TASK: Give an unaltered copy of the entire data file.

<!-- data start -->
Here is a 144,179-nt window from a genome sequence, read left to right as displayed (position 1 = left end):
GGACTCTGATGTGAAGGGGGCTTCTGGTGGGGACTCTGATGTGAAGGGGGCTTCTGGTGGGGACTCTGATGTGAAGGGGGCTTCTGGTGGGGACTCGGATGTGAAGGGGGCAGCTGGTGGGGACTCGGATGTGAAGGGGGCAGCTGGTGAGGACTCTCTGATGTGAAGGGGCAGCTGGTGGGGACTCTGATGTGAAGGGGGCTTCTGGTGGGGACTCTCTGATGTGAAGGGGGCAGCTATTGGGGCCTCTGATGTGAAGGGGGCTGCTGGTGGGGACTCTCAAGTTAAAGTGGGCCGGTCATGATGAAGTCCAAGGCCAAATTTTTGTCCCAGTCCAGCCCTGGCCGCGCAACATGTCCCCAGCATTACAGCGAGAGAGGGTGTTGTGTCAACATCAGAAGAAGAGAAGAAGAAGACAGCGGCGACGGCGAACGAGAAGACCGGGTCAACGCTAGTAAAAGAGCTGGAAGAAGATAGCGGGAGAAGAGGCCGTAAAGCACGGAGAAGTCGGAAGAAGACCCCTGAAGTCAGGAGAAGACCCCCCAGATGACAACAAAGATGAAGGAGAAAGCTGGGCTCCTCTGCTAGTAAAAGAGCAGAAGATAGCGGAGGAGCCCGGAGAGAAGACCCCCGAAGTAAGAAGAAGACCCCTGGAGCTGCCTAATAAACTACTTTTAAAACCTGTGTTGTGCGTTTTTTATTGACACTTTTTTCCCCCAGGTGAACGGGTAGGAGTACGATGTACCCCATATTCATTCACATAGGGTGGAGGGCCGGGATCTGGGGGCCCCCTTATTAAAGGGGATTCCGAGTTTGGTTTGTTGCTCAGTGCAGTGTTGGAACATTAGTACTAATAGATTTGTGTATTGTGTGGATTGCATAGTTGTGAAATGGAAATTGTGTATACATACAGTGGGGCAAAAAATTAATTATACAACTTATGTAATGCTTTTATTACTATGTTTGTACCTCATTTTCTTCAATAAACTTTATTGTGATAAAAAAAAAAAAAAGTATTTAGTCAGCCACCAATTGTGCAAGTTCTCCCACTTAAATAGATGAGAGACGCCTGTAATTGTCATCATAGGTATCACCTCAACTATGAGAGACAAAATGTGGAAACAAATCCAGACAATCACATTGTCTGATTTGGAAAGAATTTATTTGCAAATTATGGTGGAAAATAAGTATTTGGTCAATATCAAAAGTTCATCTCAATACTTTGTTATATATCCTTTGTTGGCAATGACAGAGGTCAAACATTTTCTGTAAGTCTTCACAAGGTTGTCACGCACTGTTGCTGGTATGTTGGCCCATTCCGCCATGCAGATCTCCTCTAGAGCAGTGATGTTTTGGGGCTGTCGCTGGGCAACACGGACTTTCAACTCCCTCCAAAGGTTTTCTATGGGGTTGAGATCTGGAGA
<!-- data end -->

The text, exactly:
Here is a 144,179-nt window from a genome sequence, read left to right as displayed (position 1 = left end):
GGACTCTGATGTGAAGGGGGCTTCTGGTGGGGACTCTGATGTGAAGGGGGCTTCTGGTGGGGACTCTGATGTGAAGGGGGCTTCTGGTGGGGACTCGGATGTGAAGGGGGCAGCTGGTGGGGACTCGGATGTGAAGGGGGCAGCTGGTGAGGACTCTCTGATGTGAAGGGGCAGCTGGTGGGGACTCTGATGTGAAGGGGGCTTCTGGTGGGGACTCTCTGATGTGAAGGGGGCAGCTATTGGGGCCTCTGATGTGAAGGGGGCTGCTGGTGGGGACTCTCAAGTTAAAGTGGGCCGGTCATGATGAAGTCCAAGGCCAAATTTTTGTCCCAGTCCAGCCCTGGCCGCGCAACATGTCCCCAGCATTACAGCGAGAGAGGGTGTTGTGTCAACATCAGAAGAAGAGAAGAAGAAGACAGCGGCGACGGCGAACGAGAAGACCGGGTCAACGCTAGTAAAAGAGCTGGAAGAAGATAGCGGGAGAAGAGGCCGTAAAGCACGGAGAAGTCGGAAGAAGACCCCTGAAGTCAGGAGAAGACCCCCCAGATGACAACAAAGATGAAGGAGAAAGCTGGGCTCCTCTGCTAGTAAAAGAGCAGAAGATAGCGGAGGAGCCCGGAGAGAAGACCCCCGAAGTAAGAAGAAGACCCCTGGAGCTGCCTAATAAACTACTTTTAAAACCTGTGTTGTGCGTTTTTTATTGACACTTTTTTCCCCCAGGTGAACGGGTAGGAGTACGATGTACCCCATATTCATTCACATAGGGTGGAGGGCCGGGATCTGGGGGCCCCCTTATTAAAGGGGATTCCGAGTTTGGTTTGTTGCTCAGTGCAGTGTTGGAACATTAGTACTAATAGATTTGTGTATTGTGTGGATTGCATAGTTGTGAAATGGAAATTGTGTATACATACAGTGGGGCAAAAAATTAATTATACAACTTATGTAATGCTTTTATTACTATGTTTGTACCTCATTTTCTTCAATAAACTTTATTGTGATAAAAAAAAAAAAAAGTATTTAGTCAGCCACCAATTGTGCAAGTTCTCCCACTTAAATAGATGAGAGACGCCTGTAATTGTCATCATAGGTATCACCTCAACTATGAGAGACAAAATGTGGAAACAAATCCAGACAATCACATTGTCTGATTTGGAAAGAATTTATTTGCAAATTATGGTGGAAAATAAGTATTTGGTCAATATCAAAAGTTCATCTCAATACTTTGTTATATATCCTTTGTTGGCAATGACAGAGGTCAAACATTTTCTGTAAGTCTTCACAAGGTTGTCACGCACTGTTGCTGGTATGTTGGCCCATTCCGCCATGCAGATCTCCTCTAGAGCAGTGATGTTTTGGGGCTGTCGCTGGGCAACACGGACTTTCAACTCCCTCCAAAGGTTTTCTATGGGGTTGAGATCTGGAGA